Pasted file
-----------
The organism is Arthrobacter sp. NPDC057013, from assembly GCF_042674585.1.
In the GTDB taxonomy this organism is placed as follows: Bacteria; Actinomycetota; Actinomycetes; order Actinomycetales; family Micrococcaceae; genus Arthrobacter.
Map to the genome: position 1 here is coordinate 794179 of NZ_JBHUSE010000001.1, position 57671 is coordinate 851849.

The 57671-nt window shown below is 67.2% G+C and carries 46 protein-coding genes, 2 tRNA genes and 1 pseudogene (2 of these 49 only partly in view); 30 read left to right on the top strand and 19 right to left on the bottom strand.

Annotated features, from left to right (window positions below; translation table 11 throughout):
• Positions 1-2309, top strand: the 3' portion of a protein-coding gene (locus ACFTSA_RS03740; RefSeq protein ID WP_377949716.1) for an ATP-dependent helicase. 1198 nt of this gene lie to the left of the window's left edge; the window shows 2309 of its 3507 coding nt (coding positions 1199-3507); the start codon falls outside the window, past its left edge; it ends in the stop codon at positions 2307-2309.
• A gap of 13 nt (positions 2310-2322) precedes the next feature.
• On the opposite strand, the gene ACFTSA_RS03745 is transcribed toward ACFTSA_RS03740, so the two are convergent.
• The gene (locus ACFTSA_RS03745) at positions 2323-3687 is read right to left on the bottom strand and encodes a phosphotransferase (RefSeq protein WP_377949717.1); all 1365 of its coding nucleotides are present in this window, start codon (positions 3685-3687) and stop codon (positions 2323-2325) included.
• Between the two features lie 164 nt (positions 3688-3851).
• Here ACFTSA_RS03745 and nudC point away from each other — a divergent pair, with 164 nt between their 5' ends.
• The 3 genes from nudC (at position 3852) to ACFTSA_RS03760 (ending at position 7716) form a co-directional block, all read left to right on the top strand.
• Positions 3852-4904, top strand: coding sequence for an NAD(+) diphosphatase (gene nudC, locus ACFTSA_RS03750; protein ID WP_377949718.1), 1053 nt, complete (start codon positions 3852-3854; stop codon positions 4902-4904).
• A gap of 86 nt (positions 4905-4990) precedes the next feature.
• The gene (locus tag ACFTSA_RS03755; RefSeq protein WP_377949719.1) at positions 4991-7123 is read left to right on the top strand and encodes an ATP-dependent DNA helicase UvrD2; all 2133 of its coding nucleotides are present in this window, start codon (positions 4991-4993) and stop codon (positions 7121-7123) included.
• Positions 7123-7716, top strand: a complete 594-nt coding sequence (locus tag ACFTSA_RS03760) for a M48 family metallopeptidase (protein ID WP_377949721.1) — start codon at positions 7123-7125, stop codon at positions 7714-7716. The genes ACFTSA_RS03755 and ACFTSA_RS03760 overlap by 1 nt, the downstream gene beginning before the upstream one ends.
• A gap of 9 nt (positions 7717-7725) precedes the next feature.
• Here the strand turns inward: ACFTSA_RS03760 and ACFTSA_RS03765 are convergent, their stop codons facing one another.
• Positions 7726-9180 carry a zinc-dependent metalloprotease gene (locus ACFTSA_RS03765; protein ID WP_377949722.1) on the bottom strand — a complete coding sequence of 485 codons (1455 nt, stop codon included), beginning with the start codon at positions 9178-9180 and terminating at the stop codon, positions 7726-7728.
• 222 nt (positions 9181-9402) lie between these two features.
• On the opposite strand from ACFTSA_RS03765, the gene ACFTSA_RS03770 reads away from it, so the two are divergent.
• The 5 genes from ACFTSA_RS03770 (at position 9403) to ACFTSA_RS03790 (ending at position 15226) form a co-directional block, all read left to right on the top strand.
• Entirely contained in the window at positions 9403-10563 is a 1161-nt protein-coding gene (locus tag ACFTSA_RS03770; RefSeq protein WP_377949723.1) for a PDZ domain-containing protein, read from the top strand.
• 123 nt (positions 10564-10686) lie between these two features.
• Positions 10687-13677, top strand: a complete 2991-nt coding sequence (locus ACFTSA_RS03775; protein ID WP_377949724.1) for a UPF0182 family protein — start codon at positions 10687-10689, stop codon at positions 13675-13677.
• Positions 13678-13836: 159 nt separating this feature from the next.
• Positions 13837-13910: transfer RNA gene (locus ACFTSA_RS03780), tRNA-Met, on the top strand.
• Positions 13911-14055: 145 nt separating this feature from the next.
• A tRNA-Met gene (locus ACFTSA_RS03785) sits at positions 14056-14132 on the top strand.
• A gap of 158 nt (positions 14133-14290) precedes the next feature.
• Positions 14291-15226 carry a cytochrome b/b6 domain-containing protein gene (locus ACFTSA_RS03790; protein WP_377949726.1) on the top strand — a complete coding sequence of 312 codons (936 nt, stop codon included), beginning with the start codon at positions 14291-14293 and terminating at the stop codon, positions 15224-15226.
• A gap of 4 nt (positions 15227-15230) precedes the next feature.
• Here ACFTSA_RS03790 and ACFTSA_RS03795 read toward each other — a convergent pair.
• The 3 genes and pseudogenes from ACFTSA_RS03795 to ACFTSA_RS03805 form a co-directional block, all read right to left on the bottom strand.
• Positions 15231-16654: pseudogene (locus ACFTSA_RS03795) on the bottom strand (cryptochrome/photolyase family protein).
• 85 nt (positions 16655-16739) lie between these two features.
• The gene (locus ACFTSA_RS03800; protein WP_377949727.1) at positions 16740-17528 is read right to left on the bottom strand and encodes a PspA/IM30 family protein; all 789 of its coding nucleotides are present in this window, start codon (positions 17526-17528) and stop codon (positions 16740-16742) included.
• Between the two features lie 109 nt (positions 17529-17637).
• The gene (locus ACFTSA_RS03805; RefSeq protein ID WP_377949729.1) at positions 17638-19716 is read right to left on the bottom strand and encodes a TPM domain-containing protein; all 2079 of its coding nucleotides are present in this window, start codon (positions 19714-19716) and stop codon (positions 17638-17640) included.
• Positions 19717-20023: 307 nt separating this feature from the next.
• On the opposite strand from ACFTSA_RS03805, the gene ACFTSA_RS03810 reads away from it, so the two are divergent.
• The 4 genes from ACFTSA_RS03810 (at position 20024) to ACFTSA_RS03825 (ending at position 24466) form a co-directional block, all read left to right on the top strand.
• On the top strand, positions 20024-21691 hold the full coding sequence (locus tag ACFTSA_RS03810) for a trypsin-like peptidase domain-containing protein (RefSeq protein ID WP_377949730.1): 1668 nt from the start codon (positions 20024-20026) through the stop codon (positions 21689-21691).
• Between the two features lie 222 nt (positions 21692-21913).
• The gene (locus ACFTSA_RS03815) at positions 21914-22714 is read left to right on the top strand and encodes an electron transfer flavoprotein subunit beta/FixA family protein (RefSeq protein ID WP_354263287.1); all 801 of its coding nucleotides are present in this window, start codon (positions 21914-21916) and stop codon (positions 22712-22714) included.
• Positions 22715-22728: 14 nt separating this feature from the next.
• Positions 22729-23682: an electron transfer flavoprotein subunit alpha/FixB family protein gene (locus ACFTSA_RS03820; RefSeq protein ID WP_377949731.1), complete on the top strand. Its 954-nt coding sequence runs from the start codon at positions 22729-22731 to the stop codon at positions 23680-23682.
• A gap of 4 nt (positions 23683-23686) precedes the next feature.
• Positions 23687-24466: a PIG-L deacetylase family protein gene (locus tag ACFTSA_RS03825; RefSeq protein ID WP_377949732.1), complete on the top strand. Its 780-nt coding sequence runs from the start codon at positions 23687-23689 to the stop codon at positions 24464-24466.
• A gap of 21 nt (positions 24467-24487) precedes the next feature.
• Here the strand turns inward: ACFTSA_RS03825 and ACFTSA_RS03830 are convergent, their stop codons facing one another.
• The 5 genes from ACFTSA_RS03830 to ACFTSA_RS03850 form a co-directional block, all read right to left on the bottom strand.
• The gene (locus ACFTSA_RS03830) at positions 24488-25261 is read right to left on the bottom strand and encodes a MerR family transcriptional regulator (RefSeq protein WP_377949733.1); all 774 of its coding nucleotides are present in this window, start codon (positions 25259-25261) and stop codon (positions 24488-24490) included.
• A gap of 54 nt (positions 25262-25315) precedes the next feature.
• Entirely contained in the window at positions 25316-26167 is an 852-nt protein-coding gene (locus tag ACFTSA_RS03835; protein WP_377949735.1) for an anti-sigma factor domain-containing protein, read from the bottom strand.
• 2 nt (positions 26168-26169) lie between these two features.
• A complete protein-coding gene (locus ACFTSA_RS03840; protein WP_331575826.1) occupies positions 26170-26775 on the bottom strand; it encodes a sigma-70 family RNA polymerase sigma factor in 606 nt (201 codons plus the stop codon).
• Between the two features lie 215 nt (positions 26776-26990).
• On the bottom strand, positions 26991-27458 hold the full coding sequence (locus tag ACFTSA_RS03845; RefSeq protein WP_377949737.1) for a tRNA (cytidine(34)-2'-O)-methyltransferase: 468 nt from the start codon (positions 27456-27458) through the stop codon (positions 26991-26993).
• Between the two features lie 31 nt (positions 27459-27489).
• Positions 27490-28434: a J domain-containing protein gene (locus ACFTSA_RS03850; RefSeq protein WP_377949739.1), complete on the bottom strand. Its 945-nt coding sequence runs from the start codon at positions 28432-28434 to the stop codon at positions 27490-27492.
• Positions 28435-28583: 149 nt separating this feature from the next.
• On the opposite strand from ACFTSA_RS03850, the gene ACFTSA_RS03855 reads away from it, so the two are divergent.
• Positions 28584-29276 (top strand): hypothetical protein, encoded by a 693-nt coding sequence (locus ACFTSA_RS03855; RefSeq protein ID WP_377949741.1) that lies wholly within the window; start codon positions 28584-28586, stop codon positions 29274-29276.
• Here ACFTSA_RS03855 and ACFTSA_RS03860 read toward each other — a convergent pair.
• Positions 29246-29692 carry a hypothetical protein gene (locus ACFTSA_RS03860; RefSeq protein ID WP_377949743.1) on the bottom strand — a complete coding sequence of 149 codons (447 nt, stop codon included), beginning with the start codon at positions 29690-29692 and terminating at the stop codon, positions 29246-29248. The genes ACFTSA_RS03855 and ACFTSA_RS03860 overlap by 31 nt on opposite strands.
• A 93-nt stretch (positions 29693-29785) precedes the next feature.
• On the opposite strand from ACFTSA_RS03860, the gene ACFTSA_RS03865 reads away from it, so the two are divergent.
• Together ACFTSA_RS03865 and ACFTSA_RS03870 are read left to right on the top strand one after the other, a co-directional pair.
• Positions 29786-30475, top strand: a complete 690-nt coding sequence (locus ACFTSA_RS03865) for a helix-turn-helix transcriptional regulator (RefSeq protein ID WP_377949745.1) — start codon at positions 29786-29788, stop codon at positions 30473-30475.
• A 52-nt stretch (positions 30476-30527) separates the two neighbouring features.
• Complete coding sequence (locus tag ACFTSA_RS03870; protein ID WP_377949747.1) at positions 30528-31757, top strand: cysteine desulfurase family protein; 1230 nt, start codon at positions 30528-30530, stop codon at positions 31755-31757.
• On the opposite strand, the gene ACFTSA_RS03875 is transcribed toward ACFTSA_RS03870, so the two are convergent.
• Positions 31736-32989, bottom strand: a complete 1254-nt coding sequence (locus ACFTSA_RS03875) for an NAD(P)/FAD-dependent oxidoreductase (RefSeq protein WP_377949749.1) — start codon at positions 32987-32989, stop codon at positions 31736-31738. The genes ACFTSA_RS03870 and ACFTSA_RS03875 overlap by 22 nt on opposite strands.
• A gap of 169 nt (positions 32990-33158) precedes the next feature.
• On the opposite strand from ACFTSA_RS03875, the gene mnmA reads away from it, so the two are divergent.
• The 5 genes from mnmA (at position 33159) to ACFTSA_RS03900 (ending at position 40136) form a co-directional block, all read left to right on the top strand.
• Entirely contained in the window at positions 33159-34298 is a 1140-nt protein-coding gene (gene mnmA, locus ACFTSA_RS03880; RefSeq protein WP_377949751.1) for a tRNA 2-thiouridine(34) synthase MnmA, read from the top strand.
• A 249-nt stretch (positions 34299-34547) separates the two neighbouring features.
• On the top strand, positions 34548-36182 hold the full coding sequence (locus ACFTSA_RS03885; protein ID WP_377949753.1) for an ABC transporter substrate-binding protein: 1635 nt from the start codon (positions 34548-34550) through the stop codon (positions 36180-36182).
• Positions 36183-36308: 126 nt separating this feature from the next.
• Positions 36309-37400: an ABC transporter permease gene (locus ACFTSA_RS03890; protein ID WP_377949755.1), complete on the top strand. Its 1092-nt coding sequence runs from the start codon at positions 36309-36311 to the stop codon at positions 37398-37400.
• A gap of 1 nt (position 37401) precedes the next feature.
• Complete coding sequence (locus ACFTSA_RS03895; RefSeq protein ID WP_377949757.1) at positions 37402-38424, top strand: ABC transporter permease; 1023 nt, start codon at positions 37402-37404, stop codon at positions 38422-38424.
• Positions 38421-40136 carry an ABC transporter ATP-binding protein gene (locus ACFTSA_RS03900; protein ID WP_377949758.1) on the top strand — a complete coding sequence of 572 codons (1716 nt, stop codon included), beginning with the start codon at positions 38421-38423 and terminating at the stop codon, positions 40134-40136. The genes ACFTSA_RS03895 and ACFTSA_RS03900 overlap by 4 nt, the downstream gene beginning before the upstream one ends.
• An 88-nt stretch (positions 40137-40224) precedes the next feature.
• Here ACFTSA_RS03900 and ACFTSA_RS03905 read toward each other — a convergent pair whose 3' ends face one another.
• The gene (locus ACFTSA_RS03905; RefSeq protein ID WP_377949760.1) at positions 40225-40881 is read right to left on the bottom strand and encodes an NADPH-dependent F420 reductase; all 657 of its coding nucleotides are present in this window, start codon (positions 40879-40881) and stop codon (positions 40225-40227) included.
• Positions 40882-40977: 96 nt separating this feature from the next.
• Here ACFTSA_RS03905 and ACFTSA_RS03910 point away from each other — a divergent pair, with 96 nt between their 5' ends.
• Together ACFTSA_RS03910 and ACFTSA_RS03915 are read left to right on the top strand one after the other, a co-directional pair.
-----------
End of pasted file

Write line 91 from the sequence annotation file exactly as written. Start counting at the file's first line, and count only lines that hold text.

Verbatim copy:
• Together ACFTSA_RS03910 and ACFTSA_RS03915 are read left to right on the top strand one after the other, a co-directional pair.